Wizardry & Wild Romance – Michael Moorcock ~ read
Read (No review) – I am too close to the author and his work to give a fair critical assessment of this book. Although I will say it’s completely excellent and offers great insight into his process.
- The Fated Sky – Mary Robinette Kowal ~ Read
- My Year of Creative Reading – M. Todd Gallowglas ~ Read (No review)
- Space Opera – Catherynne M. Valente ~ DNF
- Yaqteenya: The Old World – Yassar Bahjatt ~ DNF
I left fandom years ago because I wasn’t really enjoying myself. Old friends have died or moved on and I wandered off to figure out me. Early cons are where I realized I was “too freaky for the mundanes, and too mundane for the freaks.”
While WorldCon76 was my second worldcon, it was my best con ever! Big backpack stuffed with con survival gear (food, books, journals, pens, etc.), bowler hat squarely on my head, I wandered the convention center with a big smile on my face. Thank you Richard for insisting I go.
My recaps are an effort to wrangle my notes into one accessible place. Notes are incomplete because there’s no way I could keep up with people like @MGallowglas or Shayma Alshareef and Yasser Bahjatt. Mistakes are mine, not theirs.
Geeks Guide to Literary Theory – M Todd Gallowglas – @MGallowglas
- Kameron Hurley & @Kameronhurley for her feminist SF/F lit crit (The Geek Feminist Revolution)
- The Broken Earth Series by N. K. Jemisin (@nkjemisin)
- Jennifer Egan & @Egangoonsquad
- The Blackwell Guide to Literary Theory by Gregory Castle
- Wizardry and Wild Romance by Michael Moorcock
- The American Shore by Samuel R. Delany
After the panel I wandered down to the Dealer’s Room to table F19 and talked to Todd for a few minutes and picked up a copy of My Year of Creative Reading, which he signed for me.
Title: The Methods of Breaking Bad
Author: edited by Jacob Blevins and Dafydd Wood
Publisher: McFarland Books
Publisher’s Blurb: Vince Gilligan’s Breaking Bad is a central work in the recent renaissance in television-making. … This collection of new essays focuses on a variety of themes.
What’s Auntie Reading Now? picture
As a writer, I found Breaking Bad a ripping good story. Which, in my vernacular means asking, “What happens next?” And that was my reaction to Breaking Bad a lot. Digging into the themes and subtext has helped deepen my understanding of writing as a craft, and of Vince Gilligan’s brilliance as a story-teller. Not to mention Bryan Cranston’s portrayal of the fascinatingly unlikable Walter White.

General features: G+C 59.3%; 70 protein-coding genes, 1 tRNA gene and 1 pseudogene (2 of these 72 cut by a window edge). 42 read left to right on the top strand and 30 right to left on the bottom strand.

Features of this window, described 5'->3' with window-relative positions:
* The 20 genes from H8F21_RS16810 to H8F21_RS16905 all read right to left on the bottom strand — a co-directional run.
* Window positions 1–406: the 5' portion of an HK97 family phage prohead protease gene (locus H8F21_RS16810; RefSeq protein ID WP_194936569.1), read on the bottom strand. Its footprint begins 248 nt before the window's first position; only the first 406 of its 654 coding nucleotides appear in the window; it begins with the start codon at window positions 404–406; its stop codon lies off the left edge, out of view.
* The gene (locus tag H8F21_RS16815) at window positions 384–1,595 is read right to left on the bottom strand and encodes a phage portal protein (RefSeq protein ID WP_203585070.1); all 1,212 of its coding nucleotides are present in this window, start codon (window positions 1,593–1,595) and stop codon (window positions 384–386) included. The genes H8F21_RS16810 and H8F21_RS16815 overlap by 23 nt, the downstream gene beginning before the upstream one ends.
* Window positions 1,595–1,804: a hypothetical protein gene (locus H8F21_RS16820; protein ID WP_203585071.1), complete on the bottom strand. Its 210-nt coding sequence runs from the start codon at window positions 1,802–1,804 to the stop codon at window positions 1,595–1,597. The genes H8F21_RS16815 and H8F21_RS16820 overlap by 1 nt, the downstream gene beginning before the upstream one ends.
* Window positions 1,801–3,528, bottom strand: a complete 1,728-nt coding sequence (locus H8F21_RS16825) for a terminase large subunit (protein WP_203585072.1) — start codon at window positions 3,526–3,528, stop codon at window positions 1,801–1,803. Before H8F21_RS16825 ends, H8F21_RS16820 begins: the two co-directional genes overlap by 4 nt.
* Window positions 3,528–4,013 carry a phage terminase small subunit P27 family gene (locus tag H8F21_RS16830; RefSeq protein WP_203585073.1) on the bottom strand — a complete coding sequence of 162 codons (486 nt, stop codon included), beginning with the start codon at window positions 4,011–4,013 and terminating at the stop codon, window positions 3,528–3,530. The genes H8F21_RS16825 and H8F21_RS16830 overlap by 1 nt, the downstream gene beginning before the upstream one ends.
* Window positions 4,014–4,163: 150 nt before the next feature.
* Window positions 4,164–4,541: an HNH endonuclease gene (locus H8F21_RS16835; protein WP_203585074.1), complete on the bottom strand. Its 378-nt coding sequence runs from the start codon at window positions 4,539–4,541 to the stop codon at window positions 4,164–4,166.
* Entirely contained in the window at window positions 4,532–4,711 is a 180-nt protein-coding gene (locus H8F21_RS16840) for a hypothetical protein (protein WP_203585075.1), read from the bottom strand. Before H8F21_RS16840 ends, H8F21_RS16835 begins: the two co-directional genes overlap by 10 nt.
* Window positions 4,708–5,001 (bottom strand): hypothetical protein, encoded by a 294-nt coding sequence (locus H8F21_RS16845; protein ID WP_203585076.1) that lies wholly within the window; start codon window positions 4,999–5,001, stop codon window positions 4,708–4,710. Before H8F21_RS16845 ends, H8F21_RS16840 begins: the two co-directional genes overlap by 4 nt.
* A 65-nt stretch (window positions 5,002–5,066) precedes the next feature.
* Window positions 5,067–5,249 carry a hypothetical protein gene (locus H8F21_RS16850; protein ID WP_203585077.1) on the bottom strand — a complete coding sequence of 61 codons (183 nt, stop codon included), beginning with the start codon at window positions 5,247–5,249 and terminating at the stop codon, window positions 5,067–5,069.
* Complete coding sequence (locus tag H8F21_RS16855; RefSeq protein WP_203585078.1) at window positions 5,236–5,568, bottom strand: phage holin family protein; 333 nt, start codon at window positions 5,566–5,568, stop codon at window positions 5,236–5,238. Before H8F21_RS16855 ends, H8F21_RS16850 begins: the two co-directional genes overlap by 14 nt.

Breaking Bad is a work that facilitates, perhaps even makes possible, a dialogue about aesthetic, philosophical, psychological, and ethical elements in our culture in a way we have yet to see in television. (p. 7)
The essays written by academics in The Methods of Breaking Bad focus on the ways in which the story is told. I found it invigorating, inspiring and, more than a little intimidating. At best, I am casual viewer, reviewer and writer. One can only go so far on one’s own.
Miguel E. H. Santos-Neves’ essay, “Our ‘word … is half someone else’s’: Walt and the Literary Echoes of Whitman” focuses on the purpose of Walt Whitman’s “Learn’d Astronomer” in Breaking Bad. In larger context, Santos-Neves makes the point that unlike the insular community of a story like The Sopranos, the literary allusions in Walter White’s world point to something less constrained, the entire world. Bonus points for making me finally read Whitman.
Not many of the characters in Breaking Bad were likeable. Most were downright loathsome, yet viewers returned episode after episode, hanging on every twist and turn. Aside from Jesse Pinkman (Walter’s sidekick), and Mike (played so well by the always excellent Jonathan Banks) who had his own sense of honor, there was no one I liked.
Giving Skyler White short shrift was quite in vogue at the time. After reading Rebecca Price Wood’s “Breaking Bad Stereotypes about Postpartum: A Case for Skyler White,” I reconsidered. Price Wood’s thesis that Skyler’s behavior was exacerbated by being pregnant for most of the series, and giving birth to beautiful Holly resonated. Surviving in Walt’s world would be harrowing for any woman. Trying to maintain sanity while pregnant and being mother to Flynn, who has cerebral palsy, would be damned near impossible. And that’s where Skyler finds herself. I still don’t like Skyler, but I do have more sympathy for her based on Price Wood’s essay.
The most fascinating essay for me was Neil Connelly’s “What Writers Can Learn From Breaking Bad: The Risks and Rewards of Deliberate Disorientation.” His comparison of Gilligan’s story telling style to that used by Toni Morrison in Beloved is what drove me to read it finally.
Above all else perhaps, the reader must trust the writer, must feel like an intentional master plan is being unveiled, must sense that her efforts are being rewarded with additional knowledge and understanding. (p. 49)
That was one of my aha! moments. As was the ensuing discussion of how disorientation is used to great effect. Gilligan’s skill forces us to trust he’s leading somewhere, and that we will understand when we get there. From the iconic opening scene of the RV roaring down the dirt road and a pair of khakis flying out the window to Walter’s death at his own hands, the viewer wonders “What is going on?” Followed at some later point by, “Oh! That’s what was going on!”
Reading Connelly’s essay helped me understand that disorientation was one of the most appealing things about Breaking Bad‘s story. Gilligan made me pay attention, and since the payoffs came frequently enough to help me understand the story at a deeper level, I came to trust the story was leading me somewhere interesting.
Overall, The Methods of Breaking Bad, led me to enjoy the show on a deeper level. As a creative person, the collection of essays gave me much to ponder about craft and style. Not a bad use of time, if you ask me.